The Carlisle Mosquito Online

Friday, February 8, 2002


Planning board votes safe, aesthetic guardrail for Great Brook Path

With only Great Brook Estates developers Albert Ira Gould and Betsy Goldenberg present at their January 28 meeting, the planning board authorized an oxidized steel rail and pressure treated post for the entrance guardrail on Great Brook Path, off Rutland Street.

The plan for the subdivision had included a guardrail on top of a retaining wall. However, when construction started North Road and Rutland Street neighbors strongly objected to its "appalling and hideous" freeway look. The Planning Board agreed and, over three separate meetings, discussed the merits and aesthetics of steel rail, steel rail faced with wood, steel posts, etc. An oxidized steel rail can be seen throughout Concord and has a characteristic rust brown color.

The board had also debated what standard of safety the guardrail should meet ­ from federal highway standards to slowing a car but not stopping it. Member Tom Lane characterized the safety standards as "not to be given up lightly." The steel rail authorized by the board will in fact meet federal highway standards, which require the structure to prevent a vehicle from exiting the roadway.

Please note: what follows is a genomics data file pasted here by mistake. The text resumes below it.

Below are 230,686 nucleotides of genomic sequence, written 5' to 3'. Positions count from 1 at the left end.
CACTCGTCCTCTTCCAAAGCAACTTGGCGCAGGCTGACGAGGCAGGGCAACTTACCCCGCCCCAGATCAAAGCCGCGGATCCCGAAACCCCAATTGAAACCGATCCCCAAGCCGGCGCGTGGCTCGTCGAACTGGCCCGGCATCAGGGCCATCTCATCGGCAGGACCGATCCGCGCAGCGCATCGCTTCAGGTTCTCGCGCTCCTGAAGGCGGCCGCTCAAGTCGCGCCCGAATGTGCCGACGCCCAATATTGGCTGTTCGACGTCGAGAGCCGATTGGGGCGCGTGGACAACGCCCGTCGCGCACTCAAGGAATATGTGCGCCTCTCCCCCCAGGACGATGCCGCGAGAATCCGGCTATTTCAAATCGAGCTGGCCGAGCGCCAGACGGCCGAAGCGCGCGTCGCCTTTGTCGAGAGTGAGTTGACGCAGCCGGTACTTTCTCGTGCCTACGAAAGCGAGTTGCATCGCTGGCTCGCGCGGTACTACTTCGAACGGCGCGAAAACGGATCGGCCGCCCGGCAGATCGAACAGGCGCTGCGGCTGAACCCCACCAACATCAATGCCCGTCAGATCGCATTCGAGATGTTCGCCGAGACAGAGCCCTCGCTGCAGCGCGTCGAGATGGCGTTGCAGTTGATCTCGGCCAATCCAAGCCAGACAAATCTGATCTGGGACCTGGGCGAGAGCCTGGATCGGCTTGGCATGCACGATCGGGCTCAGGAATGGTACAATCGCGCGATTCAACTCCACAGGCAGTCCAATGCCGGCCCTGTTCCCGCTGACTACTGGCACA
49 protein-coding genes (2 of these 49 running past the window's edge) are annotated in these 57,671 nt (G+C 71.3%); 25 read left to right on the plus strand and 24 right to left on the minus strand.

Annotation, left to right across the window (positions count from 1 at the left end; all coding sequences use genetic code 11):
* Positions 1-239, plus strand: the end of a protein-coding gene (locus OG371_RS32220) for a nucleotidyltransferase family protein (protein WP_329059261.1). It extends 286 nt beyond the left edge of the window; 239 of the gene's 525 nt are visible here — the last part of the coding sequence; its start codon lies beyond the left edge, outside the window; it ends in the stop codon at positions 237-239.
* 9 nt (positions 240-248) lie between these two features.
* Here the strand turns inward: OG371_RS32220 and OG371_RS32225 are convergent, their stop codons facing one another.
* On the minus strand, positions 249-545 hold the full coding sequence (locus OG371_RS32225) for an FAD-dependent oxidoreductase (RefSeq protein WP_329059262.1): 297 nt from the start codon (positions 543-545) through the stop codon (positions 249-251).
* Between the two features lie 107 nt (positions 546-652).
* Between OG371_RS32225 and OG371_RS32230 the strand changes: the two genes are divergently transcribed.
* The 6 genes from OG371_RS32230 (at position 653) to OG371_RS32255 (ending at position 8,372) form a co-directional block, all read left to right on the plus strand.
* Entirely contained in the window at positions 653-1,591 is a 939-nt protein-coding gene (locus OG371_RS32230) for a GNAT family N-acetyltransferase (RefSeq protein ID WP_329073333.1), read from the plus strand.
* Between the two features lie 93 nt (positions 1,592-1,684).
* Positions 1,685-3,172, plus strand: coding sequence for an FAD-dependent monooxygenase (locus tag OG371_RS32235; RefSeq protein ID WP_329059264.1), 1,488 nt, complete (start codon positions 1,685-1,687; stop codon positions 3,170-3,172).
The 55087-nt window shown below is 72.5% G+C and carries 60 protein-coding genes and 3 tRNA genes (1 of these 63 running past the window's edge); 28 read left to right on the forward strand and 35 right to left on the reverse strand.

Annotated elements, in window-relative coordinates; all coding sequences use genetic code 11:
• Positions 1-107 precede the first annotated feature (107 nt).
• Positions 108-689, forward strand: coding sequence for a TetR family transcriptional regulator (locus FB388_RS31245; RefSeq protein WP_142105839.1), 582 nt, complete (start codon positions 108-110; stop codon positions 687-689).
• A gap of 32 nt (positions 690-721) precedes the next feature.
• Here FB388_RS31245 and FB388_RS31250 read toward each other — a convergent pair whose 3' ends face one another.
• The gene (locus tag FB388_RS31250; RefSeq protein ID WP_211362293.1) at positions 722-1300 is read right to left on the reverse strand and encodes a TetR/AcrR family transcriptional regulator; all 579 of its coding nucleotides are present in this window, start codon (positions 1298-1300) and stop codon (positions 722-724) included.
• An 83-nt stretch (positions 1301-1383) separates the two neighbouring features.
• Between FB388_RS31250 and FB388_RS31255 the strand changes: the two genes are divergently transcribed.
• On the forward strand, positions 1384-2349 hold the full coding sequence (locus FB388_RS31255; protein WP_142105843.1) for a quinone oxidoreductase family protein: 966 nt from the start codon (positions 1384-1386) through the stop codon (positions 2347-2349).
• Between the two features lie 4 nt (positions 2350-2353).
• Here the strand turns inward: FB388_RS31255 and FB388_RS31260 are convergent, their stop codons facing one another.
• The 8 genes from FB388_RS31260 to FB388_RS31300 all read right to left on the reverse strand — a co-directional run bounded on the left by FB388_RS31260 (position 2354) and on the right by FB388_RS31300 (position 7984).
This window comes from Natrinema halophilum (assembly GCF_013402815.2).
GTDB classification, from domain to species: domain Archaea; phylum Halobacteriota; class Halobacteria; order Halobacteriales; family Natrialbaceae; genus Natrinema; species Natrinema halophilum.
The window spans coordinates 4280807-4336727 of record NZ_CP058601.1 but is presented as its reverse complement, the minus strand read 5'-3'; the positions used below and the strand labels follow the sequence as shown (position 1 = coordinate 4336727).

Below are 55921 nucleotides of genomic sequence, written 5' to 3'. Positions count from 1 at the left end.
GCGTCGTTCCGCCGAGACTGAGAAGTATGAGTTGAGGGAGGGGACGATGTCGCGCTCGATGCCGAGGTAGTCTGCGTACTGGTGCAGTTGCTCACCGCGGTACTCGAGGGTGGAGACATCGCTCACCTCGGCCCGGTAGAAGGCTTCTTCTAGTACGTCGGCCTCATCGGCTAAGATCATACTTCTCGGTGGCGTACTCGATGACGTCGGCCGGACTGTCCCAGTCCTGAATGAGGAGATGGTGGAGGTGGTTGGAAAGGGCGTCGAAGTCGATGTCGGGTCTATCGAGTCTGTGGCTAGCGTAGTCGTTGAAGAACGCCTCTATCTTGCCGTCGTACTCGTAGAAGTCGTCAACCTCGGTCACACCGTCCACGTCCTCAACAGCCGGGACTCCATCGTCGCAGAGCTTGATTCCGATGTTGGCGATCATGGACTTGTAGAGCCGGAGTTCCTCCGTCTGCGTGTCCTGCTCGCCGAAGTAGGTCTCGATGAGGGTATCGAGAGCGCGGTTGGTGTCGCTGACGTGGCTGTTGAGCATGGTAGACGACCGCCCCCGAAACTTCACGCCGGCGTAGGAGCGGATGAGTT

With this vote the board was able to maintain high safety standards, satisfy the conservation commission's restriction on treated wood, and address the aesthetic concerns of the neighborhood. Six abutters had attended initially, but by the third meeting none were present to hear the board's decision.

Heald Homestead site plan

The Carlisle Historical Society, Inc. appeared before the planning board on January 14 in the first step of obtaining site plan review for their new home, the Heald Homestead (formerly Cop-permine Farm) at 698 Concord Street.

Attorney Jacob Diemert presented the society's plans. The only changes to the site were the removal of the stockade fence that aligns with Concord Street and the filling of the swimming pool. Diemert maintained that no changes would be made to lighting or access. Further he represented that there will be no public access and that the site will be used to prepare exhibits and for storage of historic documents and artifacts. A resident caretaker will also be on site.

In granting their recommendation the board requested that the brush along the roadside be cleared to improve visibility for vehicles exiting the driveway. The board then approved the site plan unanimously.

2002 The Carlisle Mosquito